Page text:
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Economics Basics Tutorial
http://www.investopedia.com/university/economics/ Thanks very much for downloading the printable version of this tutorial. As always, we welcome any feedback or suggestions. http://www.investopedia.com/investopedia/contact.asp Table of Contents 1) Introduction 2) What Is Economics? 3) Production Possibility Frontier, Growth, Opportunity Cost, and Trade 4) Demand and Supply 5) Elasticity 6) Utility 7) Monopolies, Oligopolies, and Perfect Competition 8) Conclusion and Resources Economics Basics: Introduction Economics may appear to be the study of complicated tables and charts, statistics and numbers, but, more specifically, it is the study of what constitutes rational human behavior in the endeavor to fulfill needs and wants.
As an individual, for example, you face the problem of having only limited resources with which to fulfill your wants and needs, so, with your money, you must make certain choices. You'll probably spend part of your money on rent, electricity, and food. Then you might use the rest to go to the movies and/or buy a new pair of jeans. Economists, interested in the choices you make, inquire into why, for instance, you might chose to spend your money on a new DVD player instead of a replacing your old TV. They would want to know whether you would still buy a carton of cigarettes if prices increased by $2 per pack. The underlying essence of economics is trying to understand how both individuals and nations behave in response to certain material constraints.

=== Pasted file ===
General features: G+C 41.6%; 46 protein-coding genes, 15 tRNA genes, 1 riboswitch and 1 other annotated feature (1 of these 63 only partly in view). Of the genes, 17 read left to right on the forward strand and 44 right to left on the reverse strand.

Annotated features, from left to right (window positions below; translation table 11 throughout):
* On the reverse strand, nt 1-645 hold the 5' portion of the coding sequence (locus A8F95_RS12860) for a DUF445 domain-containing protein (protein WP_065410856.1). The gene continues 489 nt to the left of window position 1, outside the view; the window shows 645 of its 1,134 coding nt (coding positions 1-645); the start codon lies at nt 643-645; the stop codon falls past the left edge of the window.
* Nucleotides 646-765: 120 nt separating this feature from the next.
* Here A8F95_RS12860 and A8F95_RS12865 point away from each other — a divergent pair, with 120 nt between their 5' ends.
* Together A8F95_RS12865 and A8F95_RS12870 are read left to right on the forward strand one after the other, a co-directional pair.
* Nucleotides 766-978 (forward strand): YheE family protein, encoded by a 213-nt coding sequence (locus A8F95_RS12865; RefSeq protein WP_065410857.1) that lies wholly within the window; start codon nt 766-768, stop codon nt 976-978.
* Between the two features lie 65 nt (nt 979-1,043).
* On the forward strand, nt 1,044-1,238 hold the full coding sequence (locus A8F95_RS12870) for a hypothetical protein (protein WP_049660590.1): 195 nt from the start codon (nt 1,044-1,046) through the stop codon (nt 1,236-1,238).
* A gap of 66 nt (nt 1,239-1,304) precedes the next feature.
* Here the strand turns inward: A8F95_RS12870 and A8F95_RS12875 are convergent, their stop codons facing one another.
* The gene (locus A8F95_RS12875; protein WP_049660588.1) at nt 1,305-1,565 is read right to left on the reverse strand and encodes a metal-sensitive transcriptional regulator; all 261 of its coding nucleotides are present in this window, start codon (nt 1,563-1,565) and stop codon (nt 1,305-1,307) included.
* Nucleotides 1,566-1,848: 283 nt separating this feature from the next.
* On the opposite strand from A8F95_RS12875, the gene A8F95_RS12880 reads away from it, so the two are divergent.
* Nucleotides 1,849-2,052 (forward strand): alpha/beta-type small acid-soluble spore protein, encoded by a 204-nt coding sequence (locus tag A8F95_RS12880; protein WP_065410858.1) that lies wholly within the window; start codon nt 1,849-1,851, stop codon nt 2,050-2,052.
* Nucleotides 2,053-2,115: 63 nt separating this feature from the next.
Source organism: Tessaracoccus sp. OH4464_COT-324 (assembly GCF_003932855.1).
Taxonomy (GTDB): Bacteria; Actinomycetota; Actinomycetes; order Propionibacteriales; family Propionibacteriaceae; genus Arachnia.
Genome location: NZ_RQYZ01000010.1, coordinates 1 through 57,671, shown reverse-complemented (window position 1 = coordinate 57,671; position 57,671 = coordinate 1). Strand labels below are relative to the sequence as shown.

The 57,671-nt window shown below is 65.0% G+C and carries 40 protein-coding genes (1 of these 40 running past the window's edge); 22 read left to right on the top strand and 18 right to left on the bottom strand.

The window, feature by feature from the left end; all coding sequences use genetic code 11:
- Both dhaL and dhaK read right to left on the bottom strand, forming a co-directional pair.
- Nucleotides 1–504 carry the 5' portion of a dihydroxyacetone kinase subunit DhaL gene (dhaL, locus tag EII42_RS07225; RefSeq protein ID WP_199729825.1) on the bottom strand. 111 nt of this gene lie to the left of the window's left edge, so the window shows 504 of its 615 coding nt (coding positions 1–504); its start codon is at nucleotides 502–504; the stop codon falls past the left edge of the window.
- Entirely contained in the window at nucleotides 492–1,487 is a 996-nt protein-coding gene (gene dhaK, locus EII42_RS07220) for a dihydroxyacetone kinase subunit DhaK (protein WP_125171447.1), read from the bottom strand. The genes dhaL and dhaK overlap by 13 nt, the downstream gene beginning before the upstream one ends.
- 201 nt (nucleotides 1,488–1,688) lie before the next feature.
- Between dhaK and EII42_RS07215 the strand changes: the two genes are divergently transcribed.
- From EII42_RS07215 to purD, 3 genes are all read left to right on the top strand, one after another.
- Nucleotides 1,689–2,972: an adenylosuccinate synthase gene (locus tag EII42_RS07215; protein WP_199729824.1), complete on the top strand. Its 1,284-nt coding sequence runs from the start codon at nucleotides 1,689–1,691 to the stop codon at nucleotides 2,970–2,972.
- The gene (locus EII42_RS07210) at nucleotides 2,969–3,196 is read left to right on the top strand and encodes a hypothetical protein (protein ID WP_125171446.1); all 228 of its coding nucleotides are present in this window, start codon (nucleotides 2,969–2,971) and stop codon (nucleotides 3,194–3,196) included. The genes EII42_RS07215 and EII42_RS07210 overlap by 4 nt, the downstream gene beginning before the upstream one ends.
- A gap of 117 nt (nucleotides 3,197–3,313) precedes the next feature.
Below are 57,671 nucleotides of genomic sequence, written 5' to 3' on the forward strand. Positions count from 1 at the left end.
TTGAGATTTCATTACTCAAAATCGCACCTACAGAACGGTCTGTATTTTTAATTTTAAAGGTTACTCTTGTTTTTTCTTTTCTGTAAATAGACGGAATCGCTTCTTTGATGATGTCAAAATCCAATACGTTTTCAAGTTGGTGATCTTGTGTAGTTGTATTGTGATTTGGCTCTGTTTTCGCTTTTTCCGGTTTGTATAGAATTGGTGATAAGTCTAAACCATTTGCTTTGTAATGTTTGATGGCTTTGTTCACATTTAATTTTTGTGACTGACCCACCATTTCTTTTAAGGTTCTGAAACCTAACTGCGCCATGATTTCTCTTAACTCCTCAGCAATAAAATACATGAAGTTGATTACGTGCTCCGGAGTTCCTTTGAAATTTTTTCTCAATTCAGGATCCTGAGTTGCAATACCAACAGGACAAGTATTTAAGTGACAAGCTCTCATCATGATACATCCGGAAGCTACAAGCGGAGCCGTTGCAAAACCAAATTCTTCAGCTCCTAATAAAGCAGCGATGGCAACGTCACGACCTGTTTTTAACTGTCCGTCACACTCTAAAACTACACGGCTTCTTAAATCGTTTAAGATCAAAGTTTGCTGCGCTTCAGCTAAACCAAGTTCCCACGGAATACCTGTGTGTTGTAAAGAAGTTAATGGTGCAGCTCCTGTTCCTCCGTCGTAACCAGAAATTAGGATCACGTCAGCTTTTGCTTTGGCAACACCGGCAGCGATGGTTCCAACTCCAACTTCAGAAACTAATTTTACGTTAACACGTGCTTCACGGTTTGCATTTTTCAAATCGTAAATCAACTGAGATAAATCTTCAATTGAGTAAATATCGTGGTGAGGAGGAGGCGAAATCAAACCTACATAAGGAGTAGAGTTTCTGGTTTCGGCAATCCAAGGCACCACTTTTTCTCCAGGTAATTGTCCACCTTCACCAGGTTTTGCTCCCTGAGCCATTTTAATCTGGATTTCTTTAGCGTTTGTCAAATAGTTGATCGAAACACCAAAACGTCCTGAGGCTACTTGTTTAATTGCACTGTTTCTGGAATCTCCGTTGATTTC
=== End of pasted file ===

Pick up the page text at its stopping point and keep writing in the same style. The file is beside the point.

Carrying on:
We can say then that economics, often referred to as the "dismal science," is a study of certain aspects of society. Adam Smith (1723 - 1790), the "father of modern economics" and author of the famous book An Inquiry into the Nature and Causes of the Wealth of Nations, spawned the discipline of economics by trying to understand why some nations prospered while others lagged behind in poverty. Others after him also explored how a nation's allocation of resources affects its wealth.
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To study these things, economics makes the assumption that human beings will aim to fulfill their self-interests. It also assumes that individuals are rational in their efforts to fulfill their unlimited wants and needs. Economics is thus a social science examining people behaving according to their self-interests. The definition set out at the turn of the twentieth century by Alfred Marshall, author of The Principles of Economics, reflects the complexity underlying economics': "Thus it is on one side the study of wealth; and on the other, and more important side, a part of the study of man."
Economics Basics: What Is Economics?
In order to begin our discussion of...